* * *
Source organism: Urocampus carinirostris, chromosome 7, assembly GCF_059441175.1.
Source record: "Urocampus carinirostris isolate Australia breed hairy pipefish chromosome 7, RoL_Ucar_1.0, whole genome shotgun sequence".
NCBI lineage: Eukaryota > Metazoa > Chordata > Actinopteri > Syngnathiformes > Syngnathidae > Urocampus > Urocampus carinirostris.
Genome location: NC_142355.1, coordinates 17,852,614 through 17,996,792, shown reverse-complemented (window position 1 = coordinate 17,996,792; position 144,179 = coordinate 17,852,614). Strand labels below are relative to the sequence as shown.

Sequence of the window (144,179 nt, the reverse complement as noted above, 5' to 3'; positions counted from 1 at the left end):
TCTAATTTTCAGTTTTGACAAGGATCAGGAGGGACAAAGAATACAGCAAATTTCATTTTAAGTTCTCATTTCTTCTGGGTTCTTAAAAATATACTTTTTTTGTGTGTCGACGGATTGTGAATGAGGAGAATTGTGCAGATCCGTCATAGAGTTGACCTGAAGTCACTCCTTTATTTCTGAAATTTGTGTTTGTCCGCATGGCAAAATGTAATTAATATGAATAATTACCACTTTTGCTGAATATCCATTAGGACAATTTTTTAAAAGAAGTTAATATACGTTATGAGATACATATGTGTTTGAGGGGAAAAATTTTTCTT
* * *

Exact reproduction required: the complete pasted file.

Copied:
Source organism: Urocampus carinirostris, chromosome 7, assembly GCF_059441175.1.
Source record: "Urocampus carinirostris isolate Australia breed hairy pipefish chromosome 7, RoL_Ucar_1.0, whole genome shotgun sequence".
NCBI lineage: Eukaryota > Metazoa > Chordata > Actinopteri > Syngnathiformes > Syngnathidae > Urocampus > Urocampus carinirostris.
Genome location: NC_142355.1, coordinates 17,852,614 through 17,996,792, shown reverse-complemented (window position 1 = coordinate 17,996,792; position 144,179 = coordinate 17,852,614). Strand labels below are relative to the sequence as shown.

Sequence of the window (144,179 nt, the reverse complement as noted above, 5' to 3'; positions counted from 1 at the left end):
TCTAATTTTCAGTTTTGACAAGGATCAGGAGGGACAAAGAATACAGCAAATTTCATTTTAAGTTCTCATTTCTTCTGGGTTCTTAAAAATATACTTTTTTTGTGTGTCGACGGATTGTGAATGAGGAGAATTGTGCAGATCCGTCATAGAGTTGACCTGAAGTCACTCCTTTATTTCTGAAATTTGTGTTTGTCCGCATGGCAAAATGTAATTAATATGAATAATTACCACTTTTGCTGAATATCCATTAGGACAATTTTTTAAAAGAAGTTAATATACGTTATGAGATACATATGTGTTTGAGGGGAAAAATTTTTCTT